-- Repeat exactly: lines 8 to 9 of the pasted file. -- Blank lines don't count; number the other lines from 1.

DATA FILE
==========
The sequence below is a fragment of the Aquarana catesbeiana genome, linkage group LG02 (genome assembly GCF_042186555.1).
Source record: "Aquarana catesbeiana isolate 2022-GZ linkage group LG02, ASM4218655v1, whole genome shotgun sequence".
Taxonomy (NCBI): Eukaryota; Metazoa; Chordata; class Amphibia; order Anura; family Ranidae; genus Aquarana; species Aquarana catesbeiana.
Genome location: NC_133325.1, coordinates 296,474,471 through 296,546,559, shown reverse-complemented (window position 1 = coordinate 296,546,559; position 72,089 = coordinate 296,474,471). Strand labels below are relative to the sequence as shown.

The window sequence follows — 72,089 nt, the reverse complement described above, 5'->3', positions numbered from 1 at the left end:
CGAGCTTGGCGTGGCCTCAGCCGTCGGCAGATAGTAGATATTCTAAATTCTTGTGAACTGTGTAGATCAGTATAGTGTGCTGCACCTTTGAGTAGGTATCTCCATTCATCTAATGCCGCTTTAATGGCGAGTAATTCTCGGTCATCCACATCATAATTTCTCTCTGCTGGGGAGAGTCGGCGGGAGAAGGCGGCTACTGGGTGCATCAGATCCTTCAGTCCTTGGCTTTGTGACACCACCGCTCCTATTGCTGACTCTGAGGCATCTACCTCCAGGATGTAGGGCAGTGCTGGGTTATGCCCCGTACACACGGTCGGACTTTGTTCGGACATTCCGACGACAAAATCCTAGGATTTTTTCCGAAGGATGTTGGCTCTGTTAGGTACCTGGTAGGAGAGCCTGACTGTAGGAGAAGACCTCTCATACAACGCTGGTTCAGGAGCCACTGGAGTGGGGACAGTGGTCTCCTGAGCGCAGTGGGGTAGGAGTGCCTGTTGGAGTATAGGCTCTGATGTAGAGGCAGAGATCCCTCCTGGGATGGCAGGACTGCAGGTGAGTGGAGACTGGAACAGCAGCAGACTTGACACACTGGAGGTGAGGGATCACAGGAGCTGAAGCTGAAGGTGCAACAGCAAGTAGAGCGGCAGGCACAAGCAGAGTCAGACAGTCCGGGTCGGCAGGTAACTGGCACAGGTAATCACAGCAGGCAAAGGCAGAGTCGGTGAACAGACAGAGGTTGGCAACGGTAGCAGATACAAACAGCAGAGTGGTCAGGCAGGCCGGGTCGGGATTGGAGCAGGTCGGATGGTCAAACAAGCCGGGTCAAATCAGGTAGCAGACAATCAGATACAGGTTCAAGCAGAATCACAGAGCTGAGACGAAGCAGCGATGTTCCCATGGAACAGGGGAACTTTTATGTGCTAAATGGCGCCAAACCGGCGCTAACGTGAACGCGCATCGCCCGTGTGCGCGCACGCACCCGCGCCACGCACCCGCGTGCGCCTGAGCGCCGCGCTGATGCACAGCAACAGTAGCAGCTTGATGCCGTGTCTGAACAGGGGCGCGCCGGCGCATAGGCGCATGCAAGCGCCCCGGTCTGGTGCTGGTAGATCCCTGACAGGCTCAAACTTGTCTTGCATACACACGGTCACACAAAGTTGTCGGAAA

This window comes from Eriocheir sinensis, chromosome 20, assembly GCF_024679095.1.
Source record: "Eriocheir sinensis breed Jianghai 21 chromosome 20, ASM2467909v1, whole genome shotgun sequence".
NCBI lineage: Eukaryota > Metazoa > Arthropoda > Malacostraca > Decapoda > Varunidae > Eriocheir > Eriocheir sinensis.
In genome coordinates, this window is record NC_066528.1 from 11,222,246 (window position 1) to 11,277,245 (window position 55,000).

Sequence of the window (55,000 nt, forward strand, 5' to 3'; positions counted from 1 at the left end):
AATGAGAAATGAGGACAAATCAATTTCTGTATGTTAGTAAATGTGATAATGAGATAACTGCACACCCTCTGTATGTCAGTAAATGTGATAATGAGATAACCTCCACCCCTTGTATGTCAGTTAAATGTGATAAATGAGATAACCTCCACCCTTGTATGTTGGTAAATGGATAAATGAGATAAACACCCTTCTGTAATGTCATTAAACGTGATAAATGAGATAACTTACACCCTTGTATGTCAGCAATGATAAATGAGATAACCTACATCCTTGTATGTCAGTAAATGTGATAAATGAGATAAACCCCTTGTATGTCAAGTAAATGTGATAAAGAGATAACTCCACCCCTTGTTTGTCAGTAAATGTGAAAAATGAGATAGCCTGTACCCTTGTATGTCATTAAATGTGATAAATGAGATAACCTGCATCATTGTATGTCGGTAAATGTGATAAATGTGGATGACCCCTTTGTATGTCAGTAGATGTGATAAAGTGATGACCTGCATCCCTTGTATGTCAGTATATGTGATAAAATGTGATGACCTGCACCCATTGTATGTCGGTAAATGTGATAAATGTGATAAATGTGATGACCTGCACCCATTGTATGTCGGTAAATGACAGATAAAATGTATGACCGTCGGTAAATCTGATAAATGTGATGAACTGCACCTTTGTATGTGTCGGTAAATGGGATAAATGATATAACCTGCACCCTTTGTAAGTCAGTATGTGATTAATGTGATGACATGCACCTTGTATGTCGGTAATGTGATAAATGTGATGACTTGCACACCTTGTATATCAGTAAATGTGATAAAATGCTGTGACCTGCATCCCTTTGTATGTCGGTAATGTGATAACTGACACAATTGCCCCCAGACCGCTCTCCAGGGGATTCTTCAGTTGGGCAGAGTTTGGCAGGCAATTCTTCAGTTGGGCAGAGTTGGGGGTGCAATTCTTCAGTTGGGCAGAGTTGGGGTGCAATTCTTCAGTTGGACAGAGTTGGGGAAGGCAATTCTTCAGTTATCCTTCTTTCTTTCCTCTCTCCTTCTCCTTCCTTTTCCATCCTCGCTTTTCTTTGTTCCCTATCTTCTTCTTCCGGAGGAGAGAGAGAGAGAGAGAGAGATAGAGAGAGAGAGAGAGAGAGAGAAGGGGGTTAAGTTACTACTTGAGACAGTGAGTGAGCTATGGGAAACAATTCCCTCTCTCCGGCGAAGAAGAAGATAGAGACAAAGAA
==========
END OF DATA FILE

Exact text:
Source record: "Eriocheir sinensis breed Jianghai 21 chromosome 20, ASM2467909v1, whole genome shotgun sequence".
NCBI lineage: Eukaryota > Metazoa > Arthropoda > Malacostraca > Decapoda > Varunidae > Eriocheir > Eriocheir sinensis.